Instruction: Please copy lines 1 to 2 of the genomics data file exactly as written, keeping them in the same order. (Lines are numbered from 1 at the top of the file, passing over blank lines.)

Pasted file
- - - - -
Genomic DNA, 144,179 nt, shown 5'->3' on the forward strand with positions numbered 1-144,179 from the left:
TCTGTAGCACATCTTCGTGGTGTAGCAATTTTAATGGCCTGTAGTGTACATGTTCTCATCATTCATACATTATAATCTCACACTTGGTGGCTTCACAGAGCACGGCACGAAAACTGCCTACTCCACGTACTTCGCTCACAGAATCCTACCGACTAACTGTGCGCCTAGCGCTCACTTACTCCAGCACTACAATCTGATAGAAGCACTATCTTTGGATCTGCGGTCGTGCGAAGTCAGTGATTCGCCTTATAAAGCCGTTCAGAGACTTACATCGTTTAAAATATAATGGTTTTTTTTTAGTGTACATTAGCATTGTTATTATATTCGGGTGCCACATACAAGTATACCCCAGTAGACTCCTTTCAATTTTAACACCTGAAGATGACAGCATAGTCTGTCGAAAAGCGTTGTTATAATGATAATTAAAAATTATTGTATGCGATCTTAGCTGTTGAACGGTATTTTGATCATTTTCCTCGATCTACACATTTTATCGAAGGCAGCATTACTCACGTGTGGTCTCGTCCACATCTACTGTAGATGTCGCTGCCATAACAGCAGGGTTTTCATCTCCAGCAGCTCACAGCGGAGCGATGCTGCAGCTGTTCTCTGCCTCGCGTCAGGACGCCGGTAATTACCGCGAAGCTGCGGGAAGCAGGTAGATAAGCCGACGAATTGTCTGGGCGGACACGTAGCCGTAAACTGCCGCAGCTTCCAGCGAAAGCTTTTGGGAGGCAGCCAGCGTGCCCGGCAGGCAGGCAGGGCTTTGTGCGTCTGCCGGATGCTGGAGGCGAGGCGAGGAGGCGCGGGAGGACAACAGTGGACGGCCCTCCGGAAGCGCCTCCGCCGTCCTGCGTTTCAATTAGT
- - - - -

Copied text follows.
Genomic DNA, 144,179 nt, shown 5'->3' on the forward strand with positions numbered 1-144,179 from the left:
TCTGTAGCACATCTTCGTGGTGTAGCAATTTTAATGGCCTGTAGTGTACATGTTCTCATCATTCATACATTATAATCTCACACTTGGTGGCTTCACAGAGCACGGCACGAAAACTGCCTACTCCACGTACTTCGCTCACAGAATCCTACCGACTAACTGTGCGCCTAGCGCTCACTTACTCCAGCACTACAATCTGATAGAAGCACTATCTTTGGATCTGCGGTCGTGCGAAGTCAGTGATTCGCCTTATAAAGCCGTTCAGAGACTTACATCGTTTAAAATATAATGGTTTTTTTTTAGTGTACATTAGCATTGTTATTATATTCGGGTGCCACATACAAGTATACCCCAGTAGACTCCTTTCAATTTTAACACCTGAAGATGACAGCATAGTCTGTCGAAAAGCGTTGTTATAATGATAATTAAAAATTATTGTATGCGATCTTAGCTGTTGAACGGTATTTTGATCATTTTCCTCGATCTACACATTTTATCGAAGGCAGCATTACTCACGTGTGGTCTCGTCCACATCTACTGTAGATGTCGCTGCCATAACAGCAGGGTTTTCATCTCCAGCAGCTCACAGCGGAGCGATGCTGCAGCTGTTCTCTGCCTCGCGTCAGGACGCCGGTAATTACCGCGAAGCTGCGGGAAGCAGGTAGATAAGCCGACGAATTGTCTGGGCGGACACGTAGCCGTAAACTGCCGCAGCTTCCAGCGAAAGCTTTTGGGAGGCAGCCAGCGTGCCCGGCAGGCAGGCAGGGCTTTGTGCGTCTGCCGGATGCTGGAGGCGAGGCGAGGAGGCGCGGGAGGACAACAGTGGACGGCCCTCCGGAAGCGCCTCCGCCGTCCTGCGTTTCAATTAGT